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Missed opportunity: Why Wisconsin’s new decanting statute falls short

walnyThe new Wisconsin Trust Code, which takes effect July 1, will generally apply to existing revocable and future irrevocable trusts.

The code contains a decanting provision which allows a trustee to transfer the assets of an irrevocable trust to a new or separately existing irrevocable trust. Ostensibly, the ability to decant will reduce the costs and complexity of modifying the terms of an existing irrevocable trust in an effort to address drafting errors and unanticipated circumstances, both in the law and in the lives of trust beneficiaries. Decanting has proven to be a powerful tool for estate planners in several other states.

Unfortunately for Wisconsin, the decanting provision of the new WTC, codified in Section 701.0418, is too rigid and burdensome to be effective.

The stringent requirements entailed are more demanding than many states that offer the ability to decant irrevocable trusts. As a result, the imagined benefits to offering decanting will not materialize in Wisconsin.

When viewed in the context of the national competition for trust business, the decanting provision amounts to a missed opportunity for Wisconsin to empower our citizens and capture a piece of a growing segment of the financial market.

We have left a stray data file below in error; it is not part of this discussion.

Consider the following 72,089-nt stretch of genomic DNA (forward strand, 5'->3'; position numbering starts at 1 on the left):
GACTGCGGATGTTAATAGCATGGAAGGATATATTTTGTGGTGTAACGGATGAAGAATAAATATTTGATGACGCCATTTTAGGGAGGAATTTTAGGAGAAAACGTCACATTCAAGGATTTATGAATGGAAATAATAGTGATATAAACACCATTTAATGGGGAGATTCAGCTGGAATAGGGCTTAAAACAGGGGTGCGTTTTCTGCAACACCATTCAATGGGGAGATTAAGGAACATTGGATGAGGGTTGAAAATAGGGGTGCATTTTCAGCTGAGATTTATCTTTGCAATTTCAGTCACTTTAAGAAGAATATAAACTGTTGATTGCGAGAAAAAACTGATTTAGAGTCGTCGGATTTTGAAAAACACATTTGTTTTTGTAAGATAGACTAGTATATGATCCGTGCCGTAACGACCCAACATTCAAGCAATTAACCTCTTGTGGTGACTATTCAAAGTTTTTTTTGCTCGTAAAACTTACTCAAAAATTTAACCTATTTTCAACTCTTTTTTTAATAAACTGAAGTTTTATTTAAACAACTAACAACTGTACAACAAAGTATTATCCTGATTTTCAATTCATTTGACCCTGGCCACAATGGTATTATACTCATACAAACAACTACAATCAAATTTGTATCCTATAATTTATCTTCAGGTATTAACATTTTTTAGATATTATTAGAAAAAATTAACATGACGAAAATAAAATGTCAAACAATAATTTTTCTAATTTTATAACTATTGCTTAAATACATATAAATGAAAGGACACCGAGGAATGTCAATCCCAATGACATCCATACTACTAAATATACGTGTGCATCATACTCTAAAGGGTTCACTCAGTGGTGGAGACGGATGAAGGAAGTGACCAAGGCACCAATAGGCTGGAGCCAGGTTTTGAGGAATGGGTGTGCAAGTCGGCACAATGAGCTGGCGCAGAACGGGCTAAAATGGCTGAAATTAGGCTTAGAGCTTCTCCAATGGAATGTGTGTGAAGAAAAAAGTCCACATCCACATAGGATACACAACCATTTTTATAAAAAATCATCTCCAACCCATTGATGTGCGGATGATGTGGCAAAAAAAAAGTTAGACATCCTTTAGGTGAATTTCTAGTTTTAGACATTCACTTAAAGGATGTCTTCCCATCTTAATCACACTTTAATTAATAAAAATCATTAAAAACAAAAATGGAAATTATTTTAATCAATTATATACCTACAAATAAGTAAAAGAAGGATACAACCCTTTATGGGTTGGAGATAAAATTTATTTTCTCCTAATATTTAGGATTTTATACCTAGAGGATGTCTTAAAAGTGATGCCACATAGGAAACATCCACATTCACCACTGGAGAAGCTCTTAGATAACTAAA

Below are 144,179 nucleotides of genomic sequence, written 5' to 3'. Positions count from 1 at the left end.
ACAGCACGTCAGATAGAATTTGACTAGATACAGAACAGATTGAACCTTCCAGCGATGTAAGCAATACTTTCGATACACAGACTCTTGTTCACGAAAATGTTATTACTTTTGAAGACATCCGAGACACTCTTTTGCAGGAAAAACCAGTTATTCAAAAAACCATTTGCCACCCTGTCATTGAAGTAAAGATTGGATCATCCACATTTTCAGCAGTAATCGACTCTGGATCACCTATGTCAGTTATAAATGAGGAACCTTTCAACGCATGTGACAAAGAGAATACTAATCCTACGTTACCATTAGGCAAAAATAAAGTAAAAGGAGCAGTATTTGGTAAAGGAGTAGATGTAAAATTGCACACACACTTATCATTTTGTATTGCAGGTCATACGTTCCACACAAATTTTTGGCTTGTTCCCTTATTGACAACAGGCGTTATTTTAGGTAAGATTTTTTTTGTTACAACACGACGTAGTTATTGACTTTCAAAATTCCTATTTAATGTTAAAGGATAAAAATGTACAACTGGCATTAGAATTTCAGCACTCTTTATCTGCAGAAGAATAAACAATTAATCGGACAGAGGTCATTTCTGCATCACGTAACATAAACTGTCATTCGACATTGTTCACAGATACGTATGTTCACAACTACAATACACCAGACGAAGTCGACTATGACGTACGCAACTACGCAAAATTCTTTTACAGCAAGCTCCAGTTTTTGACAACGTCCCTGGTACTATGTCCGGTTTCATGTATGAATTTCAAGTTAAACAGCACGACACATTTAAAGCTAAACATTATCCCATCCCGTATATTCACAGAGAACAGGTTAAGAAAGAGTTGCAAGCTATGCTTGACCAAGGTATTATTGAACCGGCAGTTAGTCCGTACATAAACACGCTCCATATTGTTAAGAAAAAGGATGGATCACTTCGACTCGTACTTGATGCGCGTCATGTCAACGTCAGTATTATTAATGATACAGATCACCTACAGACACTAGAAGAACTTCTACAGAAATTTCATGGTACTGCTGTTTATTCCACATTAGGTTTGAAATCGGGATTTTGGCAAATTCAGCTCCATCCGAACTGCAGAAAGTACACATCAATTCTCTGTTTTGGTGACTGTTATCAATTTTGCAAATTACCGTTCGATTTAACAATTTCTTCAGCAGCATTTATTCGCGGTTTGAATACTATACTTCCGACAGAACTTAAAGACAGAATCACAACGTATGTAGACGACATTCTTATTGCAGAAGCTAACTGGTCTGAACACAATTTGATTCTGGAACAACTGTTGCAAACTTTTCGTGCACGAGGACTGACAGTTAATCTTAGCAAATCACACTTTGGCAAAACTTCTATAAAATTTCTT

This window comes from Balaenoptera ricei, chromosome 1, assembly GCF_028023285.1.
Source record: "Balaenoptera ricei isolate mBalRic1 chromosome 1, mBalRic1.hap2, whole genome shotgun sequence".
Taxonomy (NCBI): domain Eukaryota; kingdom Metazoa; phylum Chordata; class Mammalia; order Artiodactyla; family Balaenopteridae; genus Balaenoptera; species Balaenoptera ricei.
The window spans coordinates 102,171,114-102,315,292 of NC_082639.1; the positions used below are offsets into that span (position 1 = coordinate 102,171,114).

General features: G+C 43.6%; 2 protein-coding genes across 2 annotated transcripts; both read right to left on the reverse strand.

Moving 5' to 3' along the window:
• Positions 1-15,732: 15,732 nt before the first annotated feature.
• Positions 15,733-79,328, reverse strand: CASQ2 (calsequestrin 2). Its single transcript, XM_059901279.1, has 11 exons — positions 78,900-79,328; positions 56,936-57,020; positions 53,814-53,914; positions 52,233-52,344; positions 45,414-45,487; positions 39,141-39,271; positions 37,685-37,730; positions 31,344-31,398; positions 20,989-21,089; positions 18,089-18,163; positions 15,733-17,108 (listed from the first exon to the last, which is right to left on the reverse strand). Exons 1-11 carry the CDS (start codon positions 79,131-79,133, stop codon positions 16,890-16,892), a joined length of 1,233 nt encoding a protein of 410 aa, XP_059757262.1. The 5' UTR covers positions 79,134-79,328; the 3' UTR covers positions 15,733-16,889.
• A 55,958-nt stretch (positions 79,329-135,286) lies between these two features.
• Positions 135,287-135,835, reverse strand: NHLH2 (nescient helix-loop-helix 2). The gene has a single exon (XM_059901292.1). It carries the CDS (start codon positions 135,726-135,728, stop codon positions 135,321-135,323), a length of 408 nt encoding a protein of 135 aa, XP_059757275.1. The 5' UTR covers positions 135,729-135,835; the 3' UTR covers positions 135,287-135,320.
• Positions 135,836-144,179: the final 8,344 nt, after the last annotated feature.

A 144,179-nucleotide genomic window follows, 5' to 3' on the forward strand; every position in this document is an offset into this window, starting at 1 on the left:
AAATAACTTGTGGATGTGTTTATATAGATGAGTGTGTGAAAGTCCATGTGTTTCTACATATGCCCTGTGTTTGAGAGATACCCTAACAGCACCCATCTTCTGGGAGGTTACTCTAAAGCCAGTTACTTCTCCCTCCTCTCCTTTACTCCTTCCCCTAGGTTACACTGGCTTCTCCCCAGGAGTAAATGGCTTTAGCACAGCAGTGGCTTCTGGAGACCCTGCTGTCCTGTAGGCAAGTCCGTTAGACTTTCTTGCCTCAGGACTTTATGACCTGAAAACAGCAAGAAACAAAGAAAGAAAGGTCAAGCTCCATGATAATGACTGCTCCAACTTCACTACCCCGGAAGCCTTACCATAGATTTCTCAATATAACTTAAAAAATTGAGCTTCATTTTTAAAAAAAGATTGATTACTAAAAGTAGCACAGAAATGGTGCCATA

Significant concerns arise from an analysis of the WTC’s decanting provision:

1. Principal invasion power

An absolute principal invasion right is required for certain modifications. For example, the beneficiaries must remain the same unless the trustee has an absolute principal invasion right, which would allow the second trust to have some or all of the original beneficiaries.

Further, a power of appointment only may be granted under the second trust if the trustee has an absolute principal and income invasion power in the first trust. Demanding an absolute right to invade the principal for these modifications sets a very high standard not often seen in trust drafting.

A severe requirement limits the potential to decant trusts where the trustee does not have such extensive authority, ultimately undermining the efficacy of the decanting provision.

2. Nonliberalization of distributions

The second trust may not liberalize an ascertainable standard limiting the power to invade the principal if it is contained in the original trust, such as in a typical trust for health, education, maintenance and support.

Specifically, assets from a support trust cannot be decanted into a trust that is fully discretionary. This restriction comes at a time when planners are finally realizing the flexibility and asset protection strength of fully discretionary trusts.

Such a restriction challenges the fundamental purpose of allowing assets to move to a trust with terms that better meet the needs of the beneficiaries.

3. Restrictions on changes

The second trust must have terms that would meet the same qualifications for a marital or charitable deduction found in the original trust.

Additionally, a trustee who has a beneficial interest in the original trust may not decant assets into a second trust unless it is for a beneficiary with a disability. Currently exercisable withdrawal rights of a beneficiary in the original trust may not be lessened in the second trust, and the decanting cannot violate the Rule Against Perpetuities, interfere with a trustee’s power of alienation or impair the essential purpose of a trust for an individual with a disability. Nevada, for example, has no such restrictions.